The encapsulated acidulant must be used in an amount sufficient to impart the desired amount of acidulant to the meat during the heating step. The acidulant generally comprises from about 20% to about 90%, typically from about 50% to about 90%, of the total weight of the encapsulated acidulant. When the acidulant comprises at least about 85% by weight of the total weight of the encapsulated acidulant, the encapsulated acidulant is generally employed in the sausage admixture in an amount in the range of from about 0.35% to about 3.5% by weight based on the weight of the meat. For example, in order for citric acid encapsulated by a partially hydrogenated vegetable oil (wherein the citric comprises about 85% of the total weight of the encapsulated acidulant) to lower the pH of the meat to a value no greater than 5.1 during the heating step, the encapsulated acidulant is employed in an amount in the range of from about 0.9% by weight to about 1.1% by weight, based on the weight of the meat. A preferred encapsulated acidulant consists essentially of citric acid encapsulated by a hydrogenated vegetable oil (e.g., a partially hydrogenated soybean oil) wherein the citric acid comprises about 85% of the total weight of the encapsulated acidulant. Such an encapsulated acidulant is preferably employed in the sausage admixture in an amount of about 1.1% by weight based on the weight of the meat.
Examples of commercially available encapsulated acidulants very suitable for use in accordance with the invention include encapsulated citric acid sold under the trade designation "DURKOTE® CITRIC ACID 150-85" by Van Den Bergh, Food Ingredients Group (citric acid encapsulated with partially-hydrogenated soybean oil--melting point 152°-158° F.) and encapsulated citric acid sold under the trade designation "CAP-SHURE® C-135-72" by Balchem Corporation (citric acid encapsulated with partially hydrogenated palm oil--melting point 136°-144° F.).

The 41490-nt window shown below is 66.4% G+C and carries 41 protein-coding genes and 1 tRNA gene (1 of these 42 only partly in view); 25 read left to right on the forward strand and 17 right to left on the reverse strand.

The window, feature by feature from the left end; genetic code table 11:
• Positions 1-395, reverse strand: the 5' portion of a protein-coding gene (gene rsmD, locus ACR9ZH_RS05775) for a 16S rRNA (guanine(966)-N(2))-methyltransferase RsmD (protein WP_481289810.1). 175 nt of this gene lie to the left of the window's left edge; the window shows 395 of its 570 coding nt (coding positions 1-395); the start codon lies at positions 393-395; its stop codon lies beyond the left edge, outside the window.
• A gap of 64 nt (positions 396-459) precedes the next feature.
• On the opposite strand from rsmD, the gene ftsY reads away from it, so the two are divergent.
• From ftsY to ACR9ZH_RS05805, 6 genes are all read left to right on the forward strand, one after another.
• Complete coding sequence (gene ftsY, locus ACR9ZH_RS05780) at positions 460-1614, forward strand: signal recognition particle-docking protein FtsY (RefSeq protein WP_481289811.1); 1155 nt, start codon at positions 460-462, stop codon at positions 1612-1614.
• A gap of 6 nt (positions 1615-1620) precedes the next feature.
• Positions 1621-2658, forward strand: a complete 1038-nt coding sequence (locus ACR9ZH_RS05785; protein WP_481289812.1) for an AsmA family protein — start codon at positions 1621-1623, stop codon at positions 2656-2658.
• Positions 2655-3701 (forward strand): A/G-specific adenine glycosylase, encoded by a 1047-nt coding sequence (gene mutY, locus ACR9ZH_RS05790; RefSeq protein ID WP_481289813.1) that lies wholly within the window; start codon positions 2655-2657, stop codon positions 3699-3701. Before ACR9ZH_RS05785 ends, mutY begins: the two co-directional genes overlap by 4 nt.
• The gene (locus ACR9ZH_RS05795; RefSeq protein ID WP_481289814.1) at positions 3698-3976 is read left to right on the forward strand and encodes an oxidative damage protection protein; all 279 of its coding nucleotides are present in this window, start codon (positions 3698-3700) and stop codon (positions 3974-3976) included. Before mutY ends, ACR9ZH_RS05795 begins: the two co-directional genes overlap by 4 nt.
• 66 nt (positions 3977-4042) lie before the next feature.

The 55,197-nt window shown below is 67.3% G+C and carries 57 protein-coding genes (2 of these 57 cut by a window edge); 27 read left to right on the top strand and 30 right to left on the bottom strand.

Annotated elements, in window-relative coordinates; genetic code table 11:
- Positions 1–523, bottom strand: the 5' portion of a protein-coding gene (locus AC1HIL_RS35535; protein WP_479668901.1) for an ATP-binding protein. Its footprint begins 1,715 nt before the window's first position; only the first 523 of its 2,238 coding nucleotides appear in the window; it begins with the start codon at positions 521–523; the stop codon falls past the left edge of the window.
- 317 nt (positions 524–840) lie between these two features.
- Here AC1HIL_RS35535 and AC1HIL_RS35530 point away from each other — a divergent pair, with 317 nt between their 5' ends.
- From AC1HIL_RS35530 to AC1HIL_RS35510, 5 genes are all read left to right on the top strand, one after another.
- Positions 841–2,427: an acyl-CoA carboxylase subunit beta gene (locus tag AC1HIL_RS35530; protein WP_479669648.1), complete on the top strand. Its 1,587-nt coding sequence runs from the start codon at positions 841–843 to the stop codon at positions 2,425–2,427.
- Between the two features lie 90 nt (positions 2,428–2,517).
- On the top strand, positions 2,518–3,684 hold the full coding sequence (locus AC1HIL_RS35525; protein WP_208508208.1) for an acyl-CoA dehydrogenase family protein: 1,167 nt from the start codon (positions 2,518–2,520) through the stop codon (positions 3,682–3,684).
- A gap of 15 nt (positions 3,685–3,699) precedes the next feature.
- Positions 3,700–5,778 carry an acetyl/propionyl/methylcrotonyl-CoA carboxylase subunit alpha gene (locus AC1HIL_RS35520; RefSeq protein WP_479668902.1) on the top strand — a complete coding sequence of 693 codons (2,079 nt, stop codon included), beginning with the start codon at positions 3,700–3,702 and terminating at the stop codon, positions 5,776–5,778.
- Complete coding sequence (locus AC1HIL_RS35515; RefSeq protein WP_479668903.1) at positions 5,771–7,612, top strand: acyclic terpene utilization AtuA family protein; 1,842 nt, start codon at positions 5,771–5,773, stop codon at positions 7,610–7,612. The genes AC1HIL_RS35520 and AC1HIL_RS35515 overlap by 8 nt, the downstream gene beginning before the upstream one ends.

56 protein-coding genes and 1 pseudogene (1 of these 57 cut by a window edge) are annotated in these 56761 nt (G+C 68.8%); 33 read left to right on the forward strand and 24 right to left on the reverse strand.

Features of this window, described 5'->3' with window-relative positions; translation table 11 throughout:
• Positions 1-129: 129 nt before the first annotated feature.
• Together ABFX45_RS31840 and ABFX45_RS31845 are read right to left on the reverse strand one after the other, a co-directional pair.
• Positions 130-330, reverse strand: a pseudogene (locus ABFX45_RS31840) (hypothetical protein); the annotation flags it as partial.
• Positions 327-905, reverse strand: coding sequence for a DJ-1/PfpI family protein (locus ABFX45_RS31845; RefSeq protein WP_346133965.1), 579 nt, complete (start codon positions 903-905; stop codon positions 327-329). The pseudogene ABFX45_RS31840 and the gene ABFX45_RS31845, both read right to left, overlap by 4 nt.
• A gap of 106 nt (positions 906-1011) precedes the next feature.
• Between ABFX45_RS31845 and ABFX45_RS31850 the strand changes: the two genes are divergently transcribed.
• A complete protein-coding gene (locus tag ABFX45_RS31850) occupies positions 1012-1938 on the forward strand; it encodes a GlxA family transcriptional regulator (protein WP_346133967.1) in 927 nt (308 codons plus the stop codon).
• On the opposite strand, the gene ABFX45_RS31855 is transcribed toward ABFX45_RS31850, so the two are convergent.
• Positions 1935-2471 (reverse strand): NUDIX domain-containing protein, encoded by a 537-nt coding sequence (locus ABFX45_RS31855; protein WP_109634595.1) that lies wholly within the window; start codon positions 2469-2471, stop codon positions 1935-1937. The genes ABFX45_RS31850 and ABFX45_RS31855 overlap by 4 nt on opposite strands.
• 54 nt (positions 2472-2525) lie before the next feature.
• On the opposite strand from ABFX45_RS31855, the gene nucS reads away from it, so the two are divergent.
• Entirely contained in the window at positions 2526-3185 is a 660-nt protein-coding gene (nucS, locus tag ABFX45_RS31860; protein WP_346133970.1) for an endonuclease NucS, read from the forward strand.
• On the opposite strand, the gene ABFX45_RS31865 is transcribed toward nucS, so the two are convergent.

One or more spices and one or more curing agents are preferably employed in the sausage admixture. These ingredients are preferably admixed with the meat at the general time the encapsulated acidulant is admixed with the meat. The particular spice(s) and/or curing agent(s) employed depend on the end product desired. Examples of spices that can be used include fennel, red pepper, oregano, black pepper and mixtures thereof. Examples of curing agents that can be used include sodium nitrite, sodium erythorbate, potassium nitrite, potassium nitrate, sodium nitrate and mixtures thereof. The spices are generally employed in a total amount of from about 3% to about 6% by weight based on the weight of the meat. The amount of the curing agents used varies depending on the particular agent(s). For example, sodium nitrite and potassium nitrite are each used in an amount of 0.25 ounces per 100 pounds of meat. Sodium nitrate and potassium nitrate are each used in an amount of 2.75 ounces per 100 pounds of meat. The curing agents function to retain the red meat color and kill trichinae.
In order to reduce the time required to dehydrate the product such that the moisture to protein ratio is reduced to the desired level, a dry protein source is preferably also admixed with the meat. It is important for the protein source to be dry in order to prevent additional moisture from being added to the sausage admixture. The dry protein source is admixed with the meat prior to forming the sausage admixture into one or more shaped sausage products, preferably at the general time the encapsulated acidulant, spice(s) and curing agent(s) are admixed with the meat. The dry protein source is preferably selected from the group consisting of milk protein, vegetable proteins including soy protein, corn protein, sunflower protein and wheat protein, meat proteins including beef protein and pork protein, and mixtures thereof. A preferred protein source is beef stock. The protein source is generally employed in an amount of about 0.5% by weight to about 10% by weight, most preferably about 5% by weight, based on the weight of the meat.
Additional ingredients including binders and extenders can be admixed with the meat as known to those skilled in the art of sausage making. Such additional ingredients are preferably added to the sausage admixture at the general time the encapsulated acidulant, spices, curing agents and/or protein source are admixed with the meat.